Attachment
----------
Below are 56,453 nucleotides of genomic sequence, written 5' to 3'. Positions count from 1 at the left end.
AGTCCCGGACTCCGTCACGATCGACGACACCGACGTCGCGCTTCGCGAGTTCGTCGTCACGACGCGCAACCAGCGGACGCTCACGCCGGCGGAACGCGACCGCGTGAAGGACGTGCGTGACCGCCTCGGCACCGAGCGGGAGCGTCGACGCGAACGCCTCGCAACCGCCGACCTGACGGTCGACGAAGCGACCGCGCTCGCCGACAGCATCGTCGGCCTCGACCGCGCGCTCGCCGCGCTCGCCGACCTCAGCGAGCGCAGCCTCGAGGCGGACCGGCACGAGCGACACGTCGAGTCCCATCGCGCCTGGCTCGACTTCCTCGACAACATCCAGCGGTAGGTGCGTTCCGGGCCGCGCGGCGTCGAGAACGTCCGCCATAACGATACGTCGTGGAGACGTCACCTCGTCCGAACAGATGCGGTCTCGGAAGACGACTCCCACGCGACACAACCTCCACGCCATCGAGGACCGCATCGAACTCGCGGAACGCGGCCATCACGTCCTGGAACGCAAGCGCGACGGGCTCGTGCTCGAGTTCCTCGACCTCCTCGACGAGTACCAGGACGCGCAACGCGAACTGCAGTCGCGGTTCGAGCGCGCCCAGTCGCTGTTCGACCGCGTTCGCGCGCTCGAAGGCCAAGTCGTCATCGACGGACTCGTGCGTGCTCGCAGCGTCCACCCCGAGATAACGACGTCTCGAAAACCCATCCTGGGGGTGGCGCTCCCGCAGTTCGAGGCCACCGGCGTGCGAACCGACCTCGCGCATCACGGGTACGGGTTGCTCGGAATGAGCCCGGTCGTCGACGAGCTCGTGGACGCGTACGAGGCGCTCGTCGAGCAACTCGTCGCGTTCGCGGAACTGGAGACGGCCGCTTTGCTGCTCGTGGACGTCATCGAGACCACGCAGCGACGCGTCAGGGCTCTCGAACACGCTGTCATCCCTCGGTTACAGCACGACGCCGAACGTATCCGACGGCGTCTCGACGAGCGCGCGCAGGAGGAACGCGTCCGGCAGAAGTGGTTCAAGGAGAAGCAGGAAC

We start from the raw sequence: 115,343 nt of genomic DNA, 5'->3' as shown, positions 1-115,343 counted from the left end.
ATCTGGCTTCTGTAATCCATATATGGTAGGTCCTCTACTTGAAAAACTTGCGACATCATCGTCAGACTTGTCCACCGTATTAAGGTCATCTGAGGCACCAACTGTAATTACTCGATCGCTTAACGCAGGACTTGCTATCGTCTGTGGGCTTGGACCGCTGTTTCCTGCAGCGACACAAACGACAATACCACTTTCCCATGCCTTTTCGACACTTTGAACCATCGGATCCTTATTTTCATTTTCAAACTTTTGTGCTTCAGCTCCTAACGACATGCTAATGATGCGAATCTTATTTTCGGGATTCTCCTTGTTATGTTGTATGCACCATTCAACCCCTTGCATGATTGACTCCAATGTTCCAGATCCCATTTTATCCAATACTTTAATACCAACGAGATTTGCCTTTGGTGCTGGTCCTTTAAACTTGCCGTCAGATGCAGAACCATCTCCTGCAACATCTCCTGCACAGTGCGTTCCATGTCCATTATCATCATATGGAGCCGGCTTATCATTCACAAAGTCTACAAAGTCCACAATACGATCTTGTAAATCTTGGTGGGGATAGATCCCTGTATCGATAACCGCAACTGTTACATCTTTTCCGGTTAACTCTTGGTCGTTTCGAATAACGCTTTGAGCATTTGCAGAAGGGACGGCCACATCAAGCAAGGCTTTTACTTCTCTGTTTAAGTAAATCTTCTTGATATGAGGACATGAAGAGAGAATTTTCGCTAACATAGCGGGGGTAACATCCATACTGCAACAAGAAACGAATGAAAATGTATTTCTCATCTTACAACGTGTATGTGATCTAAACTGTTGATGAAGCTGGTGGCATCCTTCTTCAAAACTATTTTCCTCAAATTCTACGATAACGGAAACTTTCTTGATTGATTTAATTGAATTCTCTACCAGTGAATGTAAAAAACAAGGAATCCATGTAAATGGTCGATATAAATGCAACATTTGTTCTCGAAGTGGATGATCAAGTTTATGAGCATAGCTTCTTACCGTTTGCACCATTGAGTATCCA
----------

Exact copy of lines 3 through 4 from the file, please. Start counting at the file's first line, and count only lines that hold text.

We start from the raw sequence: 115,343 nt of genomic DNA, 5'->3' as shown, positions 1-115,343 counted from the left end.
ATCTGGCTTCTGTAATCCATATATGGTAGGTCCTCTACTTGAAAAACTTGCGACATCATCGTCAGACTTGTCCACCGTATTAAGGTCATCTGAGGCACCAACTGTAATTACTCGATCGCTTAACGCAGGACTTGCTATCGTCTGTGGGCTTGGACCGCTGTTTCCTGCAGCGACACAAACGACAATACCACTTTCCCATGCCTTTTCGACACTTTGAACCATCGGATCCTTATTTTCATTTTCAAACTTTTGTGCTTCAGCTCCTAACGACATGCTAATGATGCGAATCTTATTTTCGGGATTCTCCTTGTTATGTTGTATGCACCATTCAACCCCTTGCATGATTGACTCCAATGTTCCAGATCCCATTTTATCCAATACTTTAATACCAACGAGATTTGCCTTTGGTGCTGGTCCTTTAAACTTGCCGTCAGATGCAGAACCATCTCCTGCAACATCTCCTGCACAGTGCGTTCCATGTCCATTATCATCATATGGAGCCGGCTTATCATTCACAAAGTCTACAAAGTCCACAATACGATCTTGTAAATCTTGGTGGGGATAGATCCCTGTATCGATAACCGCAACTGTTACATCTTTTCCGGTTAACTCTTGGTCGTTTCGAATAACGCTTTGAGCATTTGCAGAAGGGACGGCCACATCAAGCAAGGCTTTTACTTCTCTGTTTAAGTAAATCTTCTTGATATGAGGACATGAAGAGAGAATTTTCGCTAACATAGCGGGGGTAACATCCATACTGCAACAAGAAACGAATGAAAATGTATTTCTCATCTTACAACGTGTATGTGATCTAAACTGTTGATGAAGCTGGTGGCATCCTTCTTCAAAACTATTTTCCTCAAATTCTACGATAACGGAAACTTTCTTGATTGATTTAATTGAATTCTCTACCAGTGAATGTAAAAAACAAGGAATCCATGTAAATGGTCGATATAAATGCAACATTTGTTCTCGAAGTGGATGATCAAGTTTATGAGCATAGCTTCTTACCGTTTGCACCATTGAGTATCCA